This is the second article of a series of three where I tell about my trip from Moscow to Beijing through the Transsiberian railway (actually the Transmongolian, to be precise). Here you find the first part of the story.
Ulan Bator and its outskirts
Even if in Ulan Bator there are a few things to see, we aren’t interested on stay in a town. Thus we head directly to the Golden Gobi Hostel, which organizes cheap tours. Within two hours we are in a minivan with a driver and a guide. Where are we going? Into the Steppe, of course!
Into the Steppe
As soon as we leave the capital, the motorway becomes bumpier and bumpier. There are work in progress a bit everywhere but I believe they will never be able to fix it.
When it seems that there isn’t any civilization anymore, we see a small house on the horizon where we stop for having a yak burger, which seem to be everywhere here.
We keep going and a couple of hours later, our ass destroyed but the jumps of the minivan, we arrive to our first destination, Elsen Tasarkhai’s desert (Элсэн тасархай).
The camels at Elsen Tasarkhai
How to find a place to spend the night in the middle of the Steppe?
The solution is easy… we only need to ask somebody.
Ok… ask. But who we ask?
We can’t really see anybody.
However, after a bit, we do find a ger (one of the typical Mongolian tents) and ask to the owners if they are willing to host us for the night. They accept so it’s all good.
As soon as we finish to discuss the price for the ger a guy appears with a couple of camels: he’s offering us to have a short camel ride. We accept. It’s the first guy that tried to sell us something in Mongolia.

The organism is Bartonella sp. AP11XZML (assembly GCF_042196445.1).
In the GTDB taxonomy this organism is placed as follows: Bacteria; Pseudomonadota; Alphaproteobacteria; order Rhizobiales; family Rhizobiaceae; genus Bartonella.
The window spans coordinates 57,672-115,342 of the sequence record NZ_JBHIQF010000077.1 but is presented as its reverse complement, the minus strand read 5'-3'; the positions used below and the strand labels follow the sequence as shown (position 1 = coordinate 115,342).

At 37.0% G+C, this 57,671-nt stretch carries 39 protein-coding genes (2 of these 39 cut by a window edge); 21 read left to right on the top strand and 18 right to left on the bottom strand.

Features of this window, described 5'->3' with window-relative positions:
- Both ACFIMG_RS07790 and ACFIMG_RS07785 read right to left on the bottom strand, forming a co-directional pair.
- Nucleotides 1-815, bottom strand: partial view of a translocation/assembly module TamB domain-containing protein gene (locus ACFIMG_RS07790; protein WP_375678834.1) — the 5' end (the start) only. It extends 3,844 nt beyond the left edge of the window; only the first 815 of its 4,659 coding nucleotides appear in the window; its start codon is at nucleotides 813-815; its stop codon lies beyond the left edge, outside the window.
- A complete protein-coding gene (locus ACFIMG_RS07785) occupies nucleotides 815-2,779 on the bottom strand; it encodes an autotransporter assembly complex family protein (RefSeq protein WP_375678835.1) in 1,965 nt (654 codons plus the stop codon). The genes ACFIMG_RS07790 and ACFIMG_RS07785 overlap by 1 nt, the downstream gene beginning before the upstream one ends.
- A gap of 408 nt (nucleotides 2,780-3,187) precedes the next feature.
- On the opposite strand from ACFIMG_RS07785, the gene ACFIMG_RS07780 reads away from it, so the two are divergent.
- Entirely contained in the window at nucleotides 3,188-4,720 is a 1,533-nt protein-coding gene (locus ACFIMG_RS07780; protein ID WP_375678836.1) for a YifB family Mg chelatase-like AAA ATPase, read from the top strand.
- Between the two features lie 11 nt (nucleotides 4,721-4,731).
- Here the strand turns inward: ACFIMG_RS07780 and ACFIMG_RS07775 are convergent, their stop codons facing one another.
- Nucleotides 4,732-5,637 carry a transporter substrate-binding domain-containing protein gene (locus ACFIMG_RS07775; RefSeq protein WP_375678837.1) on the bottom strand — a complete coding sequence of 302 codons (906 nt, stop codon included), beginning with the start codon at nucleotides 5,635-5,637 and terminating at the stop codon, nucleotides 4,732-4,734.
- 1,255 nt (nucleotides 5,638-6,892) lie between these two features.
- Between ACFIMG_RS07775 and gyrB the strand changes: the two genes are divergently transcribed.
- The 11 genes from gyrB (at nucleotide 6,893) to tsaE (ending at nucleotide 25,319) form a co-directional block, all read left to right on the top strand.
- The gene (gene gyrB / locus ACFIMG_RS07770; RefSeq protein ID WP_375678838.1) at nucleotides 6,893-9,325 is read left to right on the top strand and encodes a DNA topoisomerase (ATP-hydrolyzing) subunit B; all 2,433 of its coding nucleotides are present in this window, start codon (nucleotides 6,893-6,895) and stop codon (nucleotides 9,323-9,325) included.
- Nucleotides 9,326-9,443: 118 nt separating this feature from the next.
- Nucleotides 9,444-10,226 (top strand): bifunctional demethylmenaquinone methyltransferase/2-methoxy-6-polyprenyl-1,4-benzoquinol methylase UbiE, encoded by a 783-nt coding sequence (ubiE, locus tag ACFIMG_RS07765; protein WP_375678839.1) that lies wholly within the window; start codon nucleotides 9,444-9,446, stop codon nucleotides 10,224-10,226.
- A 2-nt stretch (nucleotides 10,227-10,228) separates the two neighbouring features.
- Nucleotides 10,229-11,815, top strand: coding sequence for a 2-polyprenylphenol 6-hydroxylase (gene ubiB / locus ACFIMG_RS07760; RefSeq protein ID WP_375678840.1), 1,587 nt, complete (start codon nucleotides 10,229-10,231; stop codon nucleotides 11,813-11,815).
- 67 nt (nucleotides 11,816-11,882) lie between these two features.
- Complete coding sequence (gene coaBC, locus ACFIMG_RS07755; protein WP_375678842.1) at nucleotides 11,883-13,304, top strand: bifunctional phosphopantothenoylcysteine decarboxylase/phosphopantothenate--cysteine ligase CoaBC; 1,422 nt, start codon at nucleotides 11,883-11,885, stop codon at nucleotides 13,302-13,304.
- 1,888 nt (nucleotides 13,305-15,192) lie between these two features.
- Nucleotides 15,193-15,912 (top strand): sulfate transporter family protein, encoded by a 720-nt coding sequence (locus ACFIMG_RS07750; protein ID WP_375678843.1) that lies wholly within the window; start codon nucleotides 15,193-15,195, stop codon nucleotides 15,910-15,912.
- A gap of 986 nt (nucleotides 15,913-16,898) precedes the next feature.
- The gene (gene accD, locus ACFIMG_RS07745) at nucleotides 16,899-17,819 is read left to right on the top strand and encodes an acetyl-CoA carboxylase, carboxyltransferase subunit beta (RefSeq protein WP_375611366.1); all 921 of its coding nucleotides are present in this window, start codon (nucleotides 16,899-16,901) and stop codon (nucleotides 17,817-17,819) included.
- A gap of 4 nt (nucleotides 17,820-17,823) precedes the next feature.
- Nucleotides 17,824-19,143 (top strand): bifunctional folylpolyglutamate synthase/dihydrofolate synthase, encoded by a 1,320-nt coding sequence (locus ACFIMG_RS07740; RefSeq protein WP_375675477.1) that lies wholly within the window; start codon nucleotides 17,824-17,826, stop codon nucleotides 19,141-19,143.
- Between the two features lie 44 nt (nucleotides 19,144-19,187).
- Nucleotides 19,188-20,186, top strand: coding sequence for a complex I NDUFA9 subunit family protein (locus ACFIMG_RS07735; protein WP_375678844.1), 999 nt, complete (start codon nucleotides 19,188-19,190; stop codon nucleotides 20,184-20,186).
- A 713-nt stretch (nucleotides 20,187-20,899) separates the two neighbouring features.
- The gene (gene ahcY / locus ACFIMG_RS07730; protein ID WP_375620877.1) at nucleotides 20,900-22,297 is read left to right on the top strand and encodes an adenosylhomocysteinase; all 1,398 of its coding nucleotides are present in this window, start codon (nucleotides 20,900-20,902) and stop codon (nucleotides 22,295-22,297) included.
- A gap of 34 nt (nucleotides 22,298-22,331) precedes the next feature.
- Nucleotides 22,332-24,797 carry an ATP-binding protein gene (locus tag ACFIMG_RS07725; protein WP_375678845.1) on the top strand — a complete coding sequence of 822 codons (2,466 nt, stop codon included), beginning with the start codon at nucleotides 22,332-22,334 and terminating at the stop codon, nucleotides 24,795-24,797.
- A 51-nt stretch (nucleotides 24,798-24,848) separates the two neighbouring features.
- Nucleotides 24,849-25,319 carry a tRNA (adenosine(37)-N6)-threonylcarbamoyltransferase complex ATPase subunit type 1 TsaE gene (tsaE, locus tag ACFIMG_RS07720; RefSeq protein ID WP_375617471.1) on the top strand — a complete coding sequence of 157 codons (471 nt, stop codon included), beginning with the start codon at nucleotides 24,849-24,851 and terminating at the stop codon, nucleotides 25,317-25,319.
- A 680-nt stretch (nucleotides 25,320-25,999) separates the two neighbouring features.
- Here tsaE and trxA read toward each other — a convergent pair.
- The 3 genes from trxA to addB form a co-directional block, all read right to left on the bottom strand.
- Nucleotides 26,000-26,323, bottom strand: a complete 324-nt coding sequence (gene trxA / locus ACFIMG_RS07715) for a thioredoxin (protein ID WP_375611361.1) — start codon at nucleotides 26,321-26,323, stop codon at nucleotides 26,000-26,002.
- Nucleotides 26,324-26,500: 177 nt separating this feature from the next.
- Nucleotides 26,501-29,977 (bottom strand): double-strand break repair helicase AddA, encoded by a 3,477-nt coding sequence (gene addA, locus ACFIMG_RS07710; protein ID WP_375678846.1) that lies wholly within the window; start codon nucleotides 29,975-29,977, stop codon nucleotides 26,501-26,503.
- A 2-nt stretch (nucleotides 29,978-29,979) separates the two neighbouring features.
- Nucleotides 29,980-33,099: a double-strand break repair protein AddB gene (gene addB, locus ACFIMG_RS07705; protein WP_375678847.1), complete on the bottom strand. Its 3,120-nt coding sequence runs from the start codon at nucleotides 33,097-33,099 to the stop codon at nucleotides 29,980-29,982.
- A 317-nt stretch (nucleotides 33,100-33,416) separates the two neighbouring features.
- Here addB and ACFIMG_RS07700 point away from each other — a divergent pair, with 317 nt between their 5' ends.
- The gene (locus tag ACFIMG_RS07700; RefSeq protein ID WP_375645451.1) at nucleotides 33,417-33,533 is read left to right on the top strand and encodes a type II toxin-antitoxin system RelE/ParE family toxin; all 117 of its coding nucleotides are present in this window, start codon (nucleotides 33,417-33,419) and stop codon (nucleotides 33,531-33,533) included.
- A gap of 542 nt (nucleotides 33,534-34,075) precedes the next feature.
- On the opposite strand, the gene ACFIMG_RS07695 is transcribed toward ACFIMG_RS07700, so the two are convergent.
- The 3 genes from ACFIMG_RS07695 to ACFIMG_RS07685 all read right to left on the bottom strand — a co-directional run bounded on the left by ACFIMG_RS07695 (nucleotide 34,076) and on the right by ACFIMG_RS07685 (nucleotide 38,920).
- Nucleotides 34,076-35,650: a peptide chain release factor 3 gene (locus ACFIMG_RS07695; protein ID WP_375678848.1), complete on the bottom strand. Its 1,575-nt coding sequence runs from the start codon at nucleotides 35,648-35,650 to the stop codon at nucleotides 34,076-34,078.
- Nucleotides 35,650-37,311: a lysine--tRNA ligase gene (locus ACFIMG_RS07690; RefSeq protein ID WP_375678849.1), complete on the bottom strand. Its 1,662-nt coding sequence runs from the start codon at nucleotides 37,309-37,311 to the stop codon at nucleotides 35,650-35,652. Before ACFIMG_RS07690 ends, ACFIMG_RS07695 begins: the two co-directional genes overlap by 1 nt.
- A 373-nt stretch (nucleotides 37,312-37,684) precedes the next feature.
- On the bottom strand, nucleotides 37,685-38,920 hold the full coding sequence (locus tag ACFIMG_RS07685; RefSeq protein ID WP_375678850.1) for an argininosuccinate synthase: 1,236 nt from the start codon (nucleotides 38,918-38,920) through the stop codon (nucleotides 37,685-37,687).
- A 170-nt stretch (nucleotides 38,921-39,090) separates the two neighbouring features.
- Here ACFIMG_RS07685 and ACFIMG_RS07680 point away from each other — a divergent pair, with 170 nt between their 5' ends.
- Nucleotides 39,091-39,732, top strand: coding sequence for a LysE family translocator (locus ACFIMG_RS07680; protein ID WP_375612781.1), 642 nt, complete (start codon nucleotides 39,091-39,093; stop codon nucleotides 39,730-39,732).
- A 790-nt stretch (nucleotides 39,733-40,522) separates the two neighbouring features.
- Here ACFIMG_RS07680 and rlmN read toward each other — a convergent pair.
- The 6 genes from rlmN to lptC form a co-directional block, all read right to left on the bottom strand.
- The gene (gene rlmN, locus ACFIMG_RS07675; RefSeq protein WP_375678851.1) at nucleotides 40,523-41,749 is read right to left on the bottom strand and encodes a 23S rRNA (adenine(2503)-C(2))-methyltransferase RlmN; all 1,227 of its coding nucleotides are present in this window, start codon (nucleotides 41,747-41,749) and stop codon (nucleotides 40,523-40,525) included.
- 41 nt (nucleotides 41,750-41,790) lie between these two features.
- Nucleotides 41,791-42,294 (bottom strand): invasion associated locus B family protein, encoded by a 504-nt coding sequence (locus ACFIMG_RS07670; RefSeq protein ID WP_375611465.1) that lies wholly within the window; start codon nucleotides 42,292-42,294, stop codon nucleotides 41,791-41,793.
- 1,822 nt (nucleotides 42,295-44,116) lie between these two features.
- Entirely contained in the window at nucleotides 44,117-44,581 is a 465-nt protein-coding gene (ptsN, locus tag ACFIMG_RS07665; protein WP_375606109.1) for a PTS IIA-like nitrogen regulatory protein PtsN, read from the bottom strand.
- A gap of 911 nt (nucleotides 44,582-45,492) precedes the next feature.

At night time the temperature decreases quick. The owner of the ger prepares the dinner while we stay close to the stove. Now I really regret that I didn’t bring a jacket with me. We have the possibility to taste the local specialties such as the yak cheese and the spirit that is done by fermenting the yak milk. I don’t really like it but what the hell, if Gengis Khan could drink it so can I!
Our first ger
Better to don’t go to the toilet
After a couple of drinks I go to the toilet. It’s a big mistake. I think I never so I toilet worse than this one. Well I did see something worse in India and China but it was more for the number of people that were using it. Here there is anybody!
I manage to come out the toilet without puking and decide that I won’t ever use another toilet in Mongolia. I can just go behind a hill.
Who wants a Mongolian name?
The morning after I wake up really early cause the fire went out and I’m freezing. After breakfast we get on the minivan again and the driver decides that it’s time to give us Mongolian nicknames: “whiskered,” “bald-headed,” “straw’s hair” and “goat’s chin.”
The day passes by fast among a picnic on a hill, snow even if it’s August and wonderful landscapes. At 7 pm we finally arrive at Orkhon Valley (Орхоны хөндийн), where we spend the night with a new family.
Preparying our picnic
Who wants to take a shower?
The day after I try to wash myself on the small river close to our ger but there is no way. The water comes directly from a glacier and it’s bloody cold. I then decide to wait till we go back to the hostel in order to take a shower.
The river at Orkhon Valley
Jiao zi or Бууза
We spend the day riding a horse and traveling with the minivan till we arrive to Erdene Zuu Monastery (Эрдэнэ Зуу хийд), one of the most ancient and famous Buddhist monasteries of Mongolia. This time we have to sleep on a fake ger for tourists.
Our guide, Mungu, decides to teach us how to cook Mongolian dumplings, which at the end are very similar to Chinese jiaozi (饺子), but which much more meat!
Mongolian dumplings, or at least what is still there after our dinner!
Back to Ulan Bator
After visiting the monastery we go back to Ulan Bator and say good bye to our driver and guide. I can’t wait to take a hot shower but, as soon as I try, I discover that the water is cold.
I go downstairs and protest with the owner of the hostel but he tells me that it’s three days that there isn’t hot water in Ulan Bator. Well, it seems that I will have to wait till Beijing!
Erdene Zuu Monastery